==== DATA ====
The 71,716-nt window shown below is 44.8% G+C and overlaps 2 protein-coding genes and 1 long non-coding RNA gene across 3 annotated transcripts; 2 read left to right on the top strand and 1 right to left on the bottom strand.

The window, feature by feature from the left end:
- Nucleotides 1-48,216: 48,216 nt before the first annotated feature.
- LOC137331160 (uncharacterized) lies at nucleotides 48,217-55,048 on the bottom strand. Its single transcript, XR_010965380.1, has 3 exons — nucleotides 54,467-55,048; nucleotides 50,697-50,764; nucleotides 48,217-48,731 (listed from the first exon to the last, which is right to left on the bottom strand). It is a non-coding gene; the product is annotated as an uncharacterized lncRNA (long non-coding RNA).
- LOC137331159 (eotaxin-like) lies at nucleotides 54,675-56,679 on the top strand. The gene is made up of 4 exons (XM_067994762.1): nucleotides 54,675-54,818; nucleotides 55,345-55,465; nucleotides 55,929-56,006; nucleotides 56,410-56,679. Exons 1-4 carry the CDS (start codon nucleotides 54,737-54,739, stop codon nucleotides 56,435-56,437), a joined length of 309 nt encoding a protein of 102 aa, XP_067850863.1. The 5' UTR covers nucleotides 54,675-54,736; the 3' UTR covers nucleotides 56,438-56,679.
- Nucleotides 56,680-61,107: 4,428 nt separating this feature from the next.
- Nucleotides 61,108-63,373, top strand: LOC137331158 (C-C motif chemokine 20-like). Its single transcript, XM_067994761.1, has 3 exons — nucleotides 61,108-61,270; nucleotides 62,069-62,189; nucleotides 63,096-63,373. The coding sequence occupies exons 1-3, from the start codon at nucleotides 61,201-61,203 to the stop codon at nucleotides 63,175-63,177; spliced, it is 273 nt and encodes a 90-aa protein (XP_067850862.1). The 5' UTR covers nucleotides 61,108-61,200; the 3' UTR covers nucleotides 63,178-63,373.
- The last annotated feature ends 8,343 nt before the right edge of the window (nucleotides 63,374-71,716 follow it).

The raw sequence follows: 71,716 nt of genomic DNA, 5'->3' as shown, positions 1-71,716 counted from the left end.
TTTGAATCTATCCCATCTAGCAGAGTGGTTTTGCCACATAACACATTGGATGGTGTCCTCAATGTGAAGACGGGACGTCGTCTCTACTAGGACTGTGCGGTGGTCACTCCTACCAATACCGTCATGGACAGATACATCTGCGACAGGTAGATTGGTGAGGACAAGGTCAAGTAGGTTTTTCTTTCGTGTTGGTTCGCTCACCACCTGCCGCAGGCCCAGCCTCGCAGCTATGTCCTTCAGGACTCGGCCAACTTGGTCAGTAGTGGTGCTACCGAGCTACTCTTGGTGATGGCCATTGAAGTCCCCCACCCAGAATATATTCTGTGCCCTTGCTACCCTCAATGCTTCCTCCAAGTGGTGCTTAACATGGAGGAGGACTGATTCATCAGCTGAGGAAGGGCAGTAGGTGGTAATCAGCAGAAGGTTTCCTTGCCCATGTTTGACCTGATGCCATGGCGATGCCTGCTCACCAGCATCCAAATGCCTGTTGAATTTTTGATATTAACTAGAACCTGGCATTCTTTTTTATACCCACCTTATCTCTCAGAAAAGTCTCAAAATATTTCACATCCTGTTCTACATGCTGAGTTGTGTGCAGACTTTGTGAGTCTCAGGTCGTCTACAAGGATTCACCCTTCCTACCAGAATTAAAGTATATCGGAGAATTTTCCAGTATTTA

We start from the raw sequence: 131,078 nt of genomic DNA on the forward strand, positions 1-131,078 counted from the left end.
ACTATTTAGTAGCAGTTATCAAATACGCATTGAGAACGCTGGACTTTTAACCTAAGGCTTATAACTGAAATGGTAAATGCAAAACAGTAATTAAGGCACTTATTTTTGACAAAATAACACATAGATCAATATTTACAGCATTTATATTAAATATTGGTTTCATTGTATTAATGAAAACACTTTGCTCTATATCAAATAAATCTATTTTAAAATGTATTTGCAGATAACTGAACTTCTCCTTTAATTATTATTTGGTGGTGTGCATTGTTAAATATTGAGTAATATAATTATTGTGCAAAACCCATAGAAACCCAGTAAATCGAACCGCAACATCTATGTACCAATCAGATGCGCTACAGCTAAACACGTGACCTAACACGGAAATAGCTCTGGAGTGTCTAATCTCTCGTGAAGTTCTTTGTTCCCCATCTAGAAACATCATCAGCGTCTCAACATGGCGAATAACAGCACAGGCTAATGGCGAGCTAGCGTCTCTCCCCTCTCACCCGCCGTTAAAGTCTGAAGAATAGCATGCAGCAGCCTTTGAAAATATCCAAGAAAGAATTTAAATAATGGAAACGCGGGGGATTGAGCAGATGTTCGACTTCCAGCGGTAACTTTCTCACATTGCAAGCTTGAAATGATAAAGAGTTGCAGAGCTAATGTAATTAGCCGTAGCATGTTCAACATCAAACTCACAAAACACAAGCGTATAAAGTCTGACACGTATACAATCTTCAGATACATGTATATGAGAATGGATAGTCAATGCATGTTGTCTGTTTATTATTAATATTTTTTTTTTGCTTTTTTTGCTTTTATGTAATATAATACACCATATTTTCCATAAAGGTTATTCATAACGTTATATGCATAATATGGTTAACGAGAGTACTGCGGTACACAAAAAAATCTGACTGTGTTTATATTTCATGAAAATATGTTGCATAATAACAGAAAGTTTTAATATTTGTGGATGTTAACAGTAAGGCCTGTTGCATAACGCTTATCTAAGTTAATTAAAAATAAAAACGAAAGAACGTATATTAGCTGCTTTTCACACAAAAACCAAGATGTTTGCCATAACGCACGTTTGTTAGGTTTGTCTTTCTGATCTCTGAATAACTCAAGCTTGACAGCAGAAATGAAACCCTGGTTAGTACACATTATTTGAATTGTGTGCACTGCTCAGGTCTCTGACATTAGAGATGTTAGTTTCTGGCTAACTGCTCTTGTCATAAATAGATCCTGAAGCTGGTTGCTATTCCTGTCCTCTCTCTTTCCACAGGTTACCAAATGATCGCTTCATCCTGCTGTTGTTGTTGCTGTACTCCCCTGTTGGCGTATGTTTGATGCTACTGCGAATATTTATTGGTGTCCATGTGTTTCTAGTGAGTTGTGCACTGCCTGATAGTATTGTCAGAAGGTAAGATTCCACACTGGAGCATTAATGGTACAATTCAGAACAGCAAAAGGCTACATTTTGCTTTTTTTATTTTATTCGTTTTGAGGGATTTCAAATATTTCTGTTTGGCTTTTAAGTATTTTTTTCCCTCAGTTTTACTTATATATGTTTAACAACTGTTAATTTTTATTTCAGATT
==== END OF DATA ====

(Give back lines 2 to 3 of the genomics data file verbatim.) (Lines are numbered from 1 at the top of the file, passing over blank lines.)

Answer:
The window, feature by feature from the left end:
- Nucleotides 1-48,216: 48,216 nt before the first annotated feature.